We see from all of this that there must be a leader among Klal Yisroel for the nation to thrive. At the same time, we must know that even the simplest person who is on the level of Yakov – a heel, can achieve the status of “head.” Those who are connected to the leaders benefit from that connection even unknowingly, as long as they do not willingly sever that connection by discounting the leadership. Even someone who is like a simple heel will benefit from the tzaddik’s leadership, and Hashem bestows the tzaddik with the ability to pass on some of his greatness to all parts of the Jewish Body.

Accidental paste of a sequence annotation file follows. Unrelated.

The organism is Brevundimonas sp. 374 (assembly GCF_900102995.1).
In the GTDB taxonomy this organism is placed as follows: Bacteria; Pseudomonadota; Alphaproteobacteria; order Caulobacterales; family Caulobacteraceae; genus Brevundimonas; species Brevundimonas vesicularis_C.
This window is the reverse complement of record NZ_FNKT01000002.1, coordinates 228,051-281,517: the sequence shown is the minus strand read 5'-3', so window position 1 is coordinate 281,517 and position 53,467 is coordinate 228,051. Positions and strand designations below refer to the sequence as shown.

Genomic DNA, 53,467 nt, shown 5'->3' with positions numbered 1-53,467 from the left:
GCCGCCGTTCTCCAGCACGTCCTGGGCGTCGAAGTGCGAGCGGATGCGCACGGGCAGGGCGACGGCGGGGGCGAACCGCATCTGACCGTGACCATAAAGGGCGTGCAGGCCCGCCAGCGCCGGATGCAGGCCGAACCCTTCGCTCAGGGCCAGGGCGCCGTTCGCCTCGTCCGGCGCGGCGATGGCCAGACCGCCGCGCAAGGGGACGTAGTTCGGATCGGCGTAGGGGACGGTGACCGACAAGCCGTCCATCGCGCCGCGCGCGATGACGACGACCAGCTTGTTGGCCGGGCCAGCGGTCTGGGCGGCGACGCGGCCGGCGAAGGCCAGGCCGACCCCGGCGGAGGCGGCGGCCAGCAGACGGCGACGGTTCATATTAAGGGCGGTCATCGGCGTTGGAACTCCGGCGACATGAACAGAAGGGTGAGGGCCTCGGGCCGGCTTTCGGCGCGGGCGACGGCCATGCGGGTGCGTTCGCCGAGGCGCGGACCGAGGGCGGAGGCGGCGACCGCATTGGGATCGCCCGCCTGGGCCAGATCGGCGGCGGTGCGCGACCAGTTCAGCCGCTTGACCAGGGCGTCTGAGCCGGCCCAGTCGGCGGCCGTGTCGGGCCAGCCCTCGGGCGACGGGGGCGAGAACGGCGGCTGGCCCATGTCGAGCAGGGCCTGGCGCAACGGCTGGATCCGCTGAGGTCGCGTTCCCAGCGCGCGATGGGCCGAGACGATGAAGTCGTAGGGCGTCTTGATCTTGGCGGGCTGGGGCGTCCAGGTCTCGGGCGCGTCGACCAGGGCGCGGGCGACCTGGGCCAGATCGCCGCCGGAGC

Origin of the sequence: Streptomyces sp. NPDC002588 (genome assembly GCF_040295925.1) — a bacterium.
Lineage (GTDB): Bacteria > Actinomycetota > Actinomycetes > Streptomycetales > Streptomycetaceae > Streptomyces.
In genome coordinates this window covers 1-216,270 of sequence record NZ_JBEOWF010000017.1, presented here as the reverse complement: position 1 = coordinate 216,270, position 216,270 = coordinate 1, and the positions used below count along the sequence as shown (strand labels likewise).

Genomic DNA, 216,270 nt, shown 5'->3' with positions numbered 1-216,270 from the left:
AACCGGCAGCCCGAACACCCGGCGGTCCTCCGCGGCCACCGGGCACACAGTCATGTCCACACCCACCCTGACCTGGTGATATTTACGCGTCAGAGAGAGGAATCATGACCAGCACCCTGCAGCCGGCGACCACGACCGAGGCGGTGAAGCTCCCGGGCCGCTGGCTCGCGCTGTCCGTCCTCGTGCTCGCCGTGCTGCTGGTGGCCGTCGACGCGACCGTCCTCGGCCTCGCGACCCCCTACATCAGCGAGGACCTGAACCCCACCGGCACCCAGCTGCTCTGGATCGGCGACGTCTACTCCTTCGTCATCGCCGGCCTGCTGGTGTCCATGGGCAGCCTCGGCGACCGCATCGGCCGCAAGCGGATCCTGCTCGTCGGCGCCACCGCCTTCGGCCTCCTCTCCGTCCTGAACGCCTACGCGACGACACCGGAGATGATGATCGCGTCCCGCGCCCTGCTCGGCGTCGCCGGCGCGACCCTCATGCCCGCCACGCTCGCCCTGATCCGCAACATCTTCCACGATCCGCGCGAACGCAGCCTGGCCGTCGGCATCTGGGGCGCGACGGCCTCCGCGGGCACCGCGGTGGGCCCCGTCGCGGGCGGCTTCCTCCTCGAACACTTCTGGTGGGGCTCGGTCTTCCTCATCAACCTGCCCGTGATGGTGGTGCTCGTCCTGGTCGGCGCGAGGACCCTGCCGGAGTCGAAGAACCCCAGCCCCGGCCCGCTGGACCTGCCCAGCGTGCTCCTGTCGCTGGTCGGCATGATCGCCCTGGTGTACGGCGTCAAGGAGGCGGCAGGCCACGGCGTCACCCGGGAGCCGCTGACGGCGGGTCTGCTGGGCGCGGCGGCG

The Trisker Maggid writes in his sefer Magen Avrohom: “Moav was fearful of the nation.” The verse says nation and not Israel. He explains that his father, the Maggid of Czernobyl zt”l, would quote the Baal Shem Tov, zt”l ,who said: “Even the simplest Jew who works hard all day and hardly pays a thought to Hashem, but as evening arrives he looks up to the darkening skies and says, ‘Oh my! I didn’t daven Mincha yet!’ He runs to the side of the marketplace and begins to daven hurriedly, and then sighs deeply thinking, ‘What good am I if I nearly forget about Mincha? Woe to me that I don’t pay enough thought to Hashem!’ That sigh, emanating from the depths of his heart, is so powerful that it reaches Hashem’s Throne of Glory! This is the power of the simplest Jew!”